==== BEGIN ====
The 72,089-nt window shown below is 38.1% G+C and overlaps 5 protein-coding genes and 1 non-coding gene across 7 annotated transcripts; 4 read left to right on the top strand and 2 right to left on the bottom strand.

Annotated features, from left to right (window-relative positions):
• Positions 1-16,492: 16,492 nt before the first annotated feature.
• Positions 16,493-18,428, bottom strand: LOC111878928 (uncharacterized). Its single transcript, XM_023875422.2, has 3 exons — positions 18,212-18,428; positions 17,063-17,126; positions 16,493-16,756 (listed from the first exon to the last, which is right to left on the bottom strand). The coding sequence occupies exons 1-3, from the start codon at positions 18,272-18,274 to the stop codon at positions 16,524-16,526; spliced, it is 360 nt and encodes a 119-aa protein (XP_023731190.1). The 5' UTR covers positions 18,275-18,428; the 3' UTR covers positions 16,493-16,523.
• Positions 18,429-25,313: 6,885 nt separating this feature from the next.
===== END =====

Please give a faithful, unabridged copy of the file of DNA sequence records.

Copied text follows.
The 72,089-nt window shown below is 38.1% G+C and overlaps 5 protein-coding genes and 1 non-coding gene across 7 annotated transcripts; 4 read left to right on the top strand and 2 right to left on the bottom strand.

Annotated features, from left to right (window-relative positions):
• Positions 1-16,492: 16,492 nt before the first annotated feature.
• Positions 16,493-18,428, bottom strand: LOC111878928 (uncharacterized). Its single transcript, XM_023875422.2, has 3 exons — positions 18,212-18,428; positions 17,063-17,126; positions 16,493-16,756 (listed from the first exon to the last, which is right to left on the bottom strand). The coding sequence occupies exons 1-3, from the start codon at positions 18,272-18,274 to the stop codon at positions 16,524-16,526; spliced, it is 360 nt and encodes a 119-aa protein (XP_023731190.1). The 5' UTR covers positions 18,275-18,428; the 3' UTR covers positions 16,493-16,523.
• Positions 18,429-25,313: 6,885 nt separating this feature from the next.